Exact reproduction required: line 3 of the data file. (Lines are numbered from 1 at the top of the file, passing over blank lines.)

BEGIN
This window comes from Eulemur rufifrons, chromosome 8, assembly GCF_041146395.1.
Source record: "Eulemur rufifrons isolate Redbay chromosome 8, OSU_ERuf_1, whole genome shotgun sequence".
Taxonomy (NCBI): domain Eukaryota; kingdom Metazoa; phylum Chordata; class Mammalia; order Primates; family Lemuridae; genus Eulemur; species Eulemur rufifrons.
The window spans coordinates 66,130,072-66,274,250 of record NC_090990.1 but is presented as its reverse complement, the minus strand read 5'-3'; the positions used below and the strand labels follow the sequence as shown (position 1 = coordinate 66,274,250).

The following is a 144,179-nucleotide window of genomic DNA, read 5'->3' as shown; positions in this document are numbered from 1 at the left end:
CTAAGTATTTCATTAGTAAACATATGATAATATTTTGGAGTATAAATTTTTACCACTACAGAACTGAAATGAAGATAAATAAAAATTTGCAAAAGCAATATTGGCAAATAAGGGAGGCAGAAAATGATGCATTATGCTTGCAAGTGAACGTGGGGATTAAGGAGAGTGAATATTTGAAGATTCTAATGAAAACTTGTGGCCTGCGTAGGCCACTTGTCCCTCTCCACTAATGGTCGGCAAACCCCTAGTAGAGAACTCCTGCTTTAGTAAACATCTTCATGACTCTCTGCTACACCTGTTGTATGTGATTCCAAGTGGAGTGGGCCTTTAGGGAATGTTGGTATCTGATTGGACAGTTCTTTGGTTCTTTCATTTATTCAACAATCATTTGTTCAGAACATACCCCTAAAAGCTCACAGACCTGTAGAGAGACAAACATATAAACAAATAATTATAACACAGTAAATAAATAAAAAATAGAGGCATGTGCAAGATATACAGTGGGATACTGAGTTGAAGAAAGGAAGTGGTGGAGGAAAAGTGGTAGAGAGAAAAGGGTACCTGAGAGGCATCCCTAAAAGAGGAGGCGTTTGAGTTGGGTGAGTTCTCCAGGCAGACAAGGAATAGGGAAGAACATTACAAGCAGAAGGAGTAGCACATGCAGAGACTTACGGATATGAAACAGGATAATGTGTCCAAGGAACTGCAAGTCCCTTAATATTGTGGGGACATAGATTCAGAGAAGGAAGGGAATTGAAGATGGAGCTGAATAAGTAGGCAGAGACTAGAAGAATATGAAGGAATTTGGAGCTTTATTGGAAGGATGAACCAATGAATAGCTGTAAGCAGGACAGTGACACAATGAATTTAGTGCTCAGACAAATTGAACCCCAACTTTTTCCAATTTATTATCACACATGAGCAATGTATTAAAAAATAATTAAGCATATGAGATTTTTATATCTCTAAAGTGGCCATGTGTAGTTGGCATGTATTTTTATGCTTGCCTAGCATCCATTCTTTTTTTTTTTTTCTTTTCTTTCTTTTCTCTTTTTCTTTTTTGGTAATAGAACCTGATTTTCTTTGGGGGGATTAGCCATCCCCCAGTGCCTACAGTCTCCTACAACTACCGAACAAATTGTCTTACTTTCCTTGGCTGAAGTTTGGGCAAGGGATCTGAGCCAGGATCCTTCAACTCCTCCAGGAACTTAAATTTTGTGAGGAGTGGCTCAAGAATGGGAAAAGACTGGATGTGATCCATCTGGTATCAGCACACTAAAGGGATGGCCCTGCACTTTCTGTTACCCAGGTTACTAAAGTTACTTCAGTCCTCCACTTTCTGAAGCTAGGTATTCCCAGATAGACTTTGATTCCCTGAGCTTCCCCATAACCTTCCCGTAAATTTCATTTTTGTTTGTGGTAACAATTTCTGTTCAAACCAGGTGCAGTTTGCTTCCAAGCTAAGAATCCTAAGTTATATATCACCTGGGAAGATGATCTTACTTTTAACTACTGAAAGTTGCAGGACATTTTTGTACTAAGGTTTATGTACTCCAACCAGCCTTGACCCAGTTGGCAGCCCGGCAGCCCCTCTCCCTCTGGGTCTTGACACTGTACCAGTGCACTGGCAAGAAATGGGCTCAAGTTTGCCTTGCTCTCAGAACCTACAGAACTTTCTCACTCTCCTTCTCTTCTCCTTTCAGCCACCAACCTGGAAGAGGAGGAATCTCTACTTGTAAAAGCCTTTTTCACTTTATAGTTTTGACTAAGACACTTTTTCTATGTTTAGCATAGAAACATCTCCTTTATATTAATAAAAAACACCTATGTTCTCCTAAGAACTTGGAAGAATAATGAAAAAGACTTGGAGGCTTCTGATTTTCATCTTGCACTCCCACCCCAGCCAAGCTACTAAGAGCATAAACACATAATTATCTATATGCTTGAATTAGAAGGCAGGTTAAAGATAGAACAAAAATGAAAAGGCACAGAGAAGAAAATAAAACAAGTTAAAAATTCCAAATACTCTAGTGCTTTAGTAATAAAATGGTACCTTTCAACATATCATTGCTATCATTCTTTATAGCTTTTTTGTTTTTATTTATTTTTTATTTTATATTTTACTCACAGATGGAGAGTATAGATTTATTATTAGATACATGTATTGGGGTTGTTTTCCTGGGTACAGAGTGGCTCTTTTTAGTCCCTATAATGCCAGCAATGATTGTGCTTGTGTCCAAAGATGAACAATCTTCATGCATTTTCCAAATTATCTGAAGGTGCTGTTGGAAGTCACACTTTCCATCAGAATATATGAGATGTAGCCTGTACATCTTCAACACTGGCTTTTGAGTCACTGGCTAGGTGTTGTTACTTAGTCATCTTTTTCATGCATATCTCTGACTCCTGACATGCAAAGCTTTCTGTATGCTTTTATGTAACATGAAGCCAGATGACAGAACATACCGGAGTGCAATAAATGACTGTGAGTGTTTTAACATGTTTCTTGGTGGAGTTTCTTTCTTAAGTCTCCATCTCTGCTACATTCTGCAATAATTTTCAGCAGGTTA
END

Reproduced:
Taxonomy (NCBI): domain Eukaryota; kingdom Metazoa; phylum Chordata; class Mammalia; order Primates; family Lemuridae; genus Eulemur; species Eulemur rufifrons.